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Health officials remain wary despite decline in cases

As people start to get back in the swing of things and restaurants reopen for what may be the fourth or fifth time in the last two years, Waterloo Region public health officials want residents to be cautious, as hospitals are still feeling the weight of the Omicron wave.

“While the Omicron variant remains a threat, I strongly advise residents to gradually and cautiously resume their activities, while following public health precautions. Residents should remain cautious as the province loosens restrictions, as Omicron continues to circulate at high levels,” said medical officer of health Dr. Hsiu-Li Wang, during Friday’s weekly pandemic briefing.

“Our local hospitals continue to be under significant pressure. Hospitalizations and ICU admissions may increase as restrictions ease. A third dose of the COVID-19 vaccine greatly reduces the risk of serious outcomes and reduces the strain on our healthcare system.”

Still, the downward trend in active COVID-19 cases in the region continued this week, with some 1,175 reported at midweek, down from 1,600 a week earlier.

Public health officials are monitoring outbreaks at 47 locations, down from 64.

Wang noted the risk of resurgences as the province reopens is difficult to predict. Residents are being reminded to get their first, second or third dose of vaccines to prevent them from getting seriously ill or ending up in one of the local hospitals. Residents are also being advised to continue following other public health precautions such as wearing a mask and physically distancing.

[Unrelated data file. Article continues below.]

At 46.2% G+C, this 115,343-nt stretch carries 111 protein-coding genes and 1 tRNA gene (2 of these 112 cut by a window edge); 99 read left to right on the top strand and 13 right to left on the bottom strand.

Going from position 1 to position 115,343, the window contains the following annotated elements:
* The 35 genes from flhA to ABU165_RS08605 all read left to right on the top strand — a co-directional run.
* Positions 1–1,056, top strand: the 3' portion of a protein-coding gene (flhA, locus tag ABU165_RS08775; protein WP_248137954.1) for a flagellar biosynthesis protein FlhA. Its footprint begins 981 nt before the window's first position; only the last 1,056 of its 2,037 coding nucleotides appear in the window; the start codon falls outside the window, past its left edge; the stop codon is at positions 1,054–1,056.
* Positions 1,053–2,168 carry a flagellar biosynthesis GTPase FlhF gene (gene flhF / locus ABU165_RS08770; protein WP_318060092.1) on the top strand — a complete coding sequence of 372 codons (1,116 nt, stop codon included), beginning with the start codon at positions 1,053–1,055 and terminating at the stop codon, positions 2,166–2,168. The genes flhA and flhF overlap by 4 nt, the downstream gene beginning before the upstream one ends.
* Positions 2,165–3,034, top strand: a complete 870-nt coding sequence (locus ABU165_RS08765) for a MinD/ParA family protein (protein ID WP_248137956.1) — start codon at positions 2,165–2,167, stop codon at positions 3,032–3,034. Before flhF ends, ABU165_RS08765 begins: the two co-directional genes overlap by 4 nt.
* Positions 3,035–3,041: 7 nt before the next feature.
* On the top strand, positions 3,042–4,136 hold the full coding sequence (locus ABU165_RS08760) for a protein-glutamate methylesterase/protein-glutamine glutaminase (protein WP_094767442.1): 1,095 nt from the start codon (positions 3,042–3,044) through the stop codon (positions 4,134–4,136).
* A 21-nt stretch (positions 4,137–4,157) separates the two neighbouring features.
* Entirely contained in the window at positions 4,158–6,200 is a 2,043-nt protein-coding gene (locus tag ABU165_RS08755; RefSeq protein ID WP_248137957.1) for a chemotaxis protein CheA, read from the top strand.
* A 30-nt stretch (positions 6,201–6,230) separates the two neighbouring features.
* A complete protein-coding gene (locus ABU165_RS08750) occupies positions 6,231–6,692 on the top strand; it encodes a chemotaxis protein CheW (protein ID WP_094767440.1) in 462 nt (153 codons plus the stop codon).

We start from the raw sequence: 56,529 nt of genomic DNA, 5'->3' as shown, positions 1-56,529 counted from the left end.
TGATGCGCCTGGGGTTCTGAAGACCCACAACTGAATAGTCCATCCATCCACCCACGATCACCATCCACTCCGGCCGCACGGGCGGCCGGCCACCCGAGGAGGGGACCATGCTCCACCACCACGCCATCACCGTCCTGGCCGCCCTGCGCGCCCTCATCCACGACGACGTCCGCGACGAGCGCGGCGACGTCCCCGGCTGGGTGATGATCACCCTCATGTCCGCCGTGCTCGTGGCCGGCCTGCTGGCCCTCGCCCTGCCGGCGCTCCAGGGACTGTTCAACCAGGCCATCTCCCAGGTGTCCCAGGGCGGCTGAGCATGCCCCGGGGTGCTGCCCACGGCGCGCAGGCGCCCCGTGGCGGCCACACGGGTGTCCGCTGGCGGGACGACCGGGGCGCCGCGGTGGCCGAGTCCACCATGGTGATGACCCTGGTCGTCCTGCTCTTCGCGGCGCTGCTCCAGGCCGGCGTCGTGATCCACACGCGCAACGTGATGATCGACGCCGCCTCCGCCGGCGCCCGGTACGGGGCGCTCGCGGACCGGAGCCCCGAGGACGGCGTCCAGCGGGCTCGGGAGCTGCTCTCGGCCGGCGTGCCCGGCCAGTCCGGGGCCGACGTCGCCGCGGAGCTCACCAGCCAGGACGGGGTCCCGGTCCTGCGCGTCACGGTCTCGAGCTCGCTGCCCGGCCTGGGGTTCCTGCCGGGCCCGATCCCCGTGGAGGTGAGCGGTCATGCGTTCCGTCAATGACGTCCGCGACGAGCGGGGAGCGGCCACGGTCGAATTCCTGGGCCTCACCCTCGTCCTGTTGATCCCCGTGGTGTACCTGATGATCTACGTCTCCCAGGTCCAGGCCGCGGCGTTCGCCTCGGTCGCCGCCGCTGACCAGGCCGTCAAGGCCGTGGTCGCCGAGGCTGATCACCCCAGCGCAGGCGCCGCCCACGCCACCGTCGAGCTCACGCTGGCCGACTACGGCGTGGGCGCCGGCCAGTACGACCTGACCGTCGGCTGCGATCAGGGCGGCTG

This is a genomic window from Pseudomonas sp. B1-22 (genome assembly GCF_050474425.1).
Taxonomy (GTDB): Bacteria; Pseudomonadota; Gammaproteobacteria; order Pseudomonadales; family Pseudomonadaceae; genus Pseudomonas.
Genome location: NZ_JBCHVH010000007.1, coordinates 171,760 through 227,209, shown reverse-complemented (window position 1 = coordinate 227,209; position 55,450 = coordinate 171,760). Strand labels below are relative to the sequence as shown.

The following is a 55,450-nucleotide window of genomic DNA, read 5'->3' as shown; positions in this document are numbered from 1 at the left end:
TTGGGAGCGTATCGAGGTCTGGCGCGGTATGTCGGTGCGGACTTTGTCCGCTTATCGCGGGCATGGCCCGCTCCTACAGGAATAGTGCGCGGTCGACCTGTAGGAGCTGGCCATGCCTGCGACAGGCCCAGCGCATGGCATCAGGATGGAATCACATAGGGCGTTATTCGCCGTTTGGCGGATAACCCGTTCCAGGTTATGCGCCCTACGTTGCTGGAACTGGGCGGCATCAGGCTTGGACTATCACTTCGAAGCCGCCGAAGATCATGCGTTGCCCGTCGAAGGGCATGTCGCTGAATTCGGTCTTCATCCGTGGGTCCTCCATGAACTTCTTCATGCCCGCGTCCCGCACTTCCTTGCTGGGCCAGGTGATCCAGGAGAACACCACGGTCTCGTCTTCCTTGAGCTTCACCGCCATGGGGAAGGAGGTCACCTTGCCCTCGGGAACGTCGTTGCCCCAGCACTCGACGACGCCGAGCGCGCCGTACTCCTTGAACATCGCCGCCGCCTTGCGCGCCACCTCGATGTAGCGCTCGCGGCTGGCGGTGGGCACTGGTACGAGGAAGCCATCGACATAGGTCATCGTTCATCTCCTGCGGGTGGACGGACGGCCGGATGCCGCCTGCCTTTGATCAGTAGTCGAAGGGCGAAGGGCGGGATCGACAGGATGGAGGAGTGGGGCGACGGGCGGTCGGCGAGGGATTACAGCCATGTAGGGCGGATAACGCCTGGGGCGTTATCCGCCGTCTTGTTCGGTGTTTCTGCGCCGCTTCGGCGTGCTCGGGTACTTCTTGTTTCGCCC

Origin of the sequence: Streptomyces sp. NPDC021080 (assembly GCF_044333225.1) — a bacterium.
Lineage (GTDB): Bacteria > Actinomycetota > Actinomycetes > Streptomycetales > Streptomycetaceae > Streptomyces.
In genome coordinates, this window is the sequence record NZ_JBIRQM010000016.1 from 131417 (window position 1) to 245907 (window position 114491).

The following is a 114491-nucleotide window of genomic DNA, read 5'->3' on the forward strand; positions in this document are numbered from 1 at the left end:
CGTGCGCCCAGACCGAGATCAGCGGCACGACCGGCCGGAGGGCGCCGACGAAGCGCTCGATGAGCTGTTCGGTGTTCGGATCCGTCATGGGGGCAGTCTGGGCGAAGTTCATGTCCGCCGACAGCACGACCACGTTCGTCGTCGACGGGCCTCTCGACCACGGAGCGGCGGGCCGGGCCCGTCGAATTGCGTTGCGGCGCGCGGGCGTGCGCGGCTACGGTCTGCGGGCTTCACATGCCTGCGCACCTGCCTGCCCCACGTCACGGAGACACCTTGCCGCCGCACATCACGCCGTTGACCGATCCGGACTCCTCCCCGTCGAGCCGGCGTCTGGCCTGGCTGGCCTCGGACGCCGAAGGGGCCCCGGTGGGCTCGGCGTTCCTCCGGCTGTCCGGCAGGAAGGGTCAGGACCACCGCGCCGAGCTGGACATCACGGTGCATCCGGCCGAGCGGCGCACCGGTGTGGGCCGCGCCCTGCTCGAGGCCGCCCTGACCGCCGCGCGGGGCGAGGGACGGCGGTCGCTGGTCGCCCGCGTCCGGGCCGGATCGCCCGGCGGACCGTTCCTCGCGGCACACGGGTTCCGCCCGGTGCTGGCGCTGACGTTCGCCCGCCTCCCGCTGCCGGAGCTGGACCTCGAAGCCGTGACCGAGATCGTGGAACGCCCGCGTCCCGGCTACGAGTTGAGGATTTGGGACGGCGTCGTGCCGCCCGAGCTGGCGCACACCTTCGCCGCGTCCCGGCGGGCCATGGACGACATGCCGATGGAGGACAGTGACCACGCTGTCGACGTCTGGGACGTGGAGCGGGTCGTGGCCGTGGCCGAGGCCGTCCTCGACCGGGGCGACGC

“We are confirming more clinics across our region, and we will continue to focus on townships in the month of February,” said Vickie Murray, director of the vaccine rollout for the Waterloo Region in the same update.

The region is prioritizing townships for the month of February to help residents that may be too far away from mass immunization clinics to access the vaccines easily. This week they were at Woolwich Memorial Centre in Elmira from Monday to Wednesday. There will be a vaccination clinic at Breslau Community  Centre on Family Day weekend, February 21-23.

“I think we’re just really taking a look at our region as a whole and wanting to make sure that a vaccine is accessible to everyone where they are. We know there are some people who need the vaccine to come closer to them and that’s why we’re really trying to ramp up those outreach options,” said Murray.

Some 88.5 per cent of eligible residents have had at least one dose of vaccine, with 84.1 per cent fully vaccinated. Of children under the age of 12, 54.5 per cent had their first dose and 28.7 per cent had both doses.

“Although children tend to have milder symptoms, one child being admitted to hospital with serious COVID illness is one too many. With millions of children having received the COVID-19 vaccine across the world, we know that the COVID vaccine is safe and effective, and it will help keep our children safe,” said Murray.

As with the region, the number of cases has dropped in Wellington-Dufferin-Guelph, with 424 active cases, down from 590 seven days earlier. There have been 153 fatalities associated with the virus, 12 in the past week.

Public health there reports 85.8 per cent of eligible residents have been fully inoculated, with 59.3 having had a booster shot.

For children between the ages of 5 and 11, 57.3 per cent have had at least one dose, with 32.2 per cent having been fully vaccinated.

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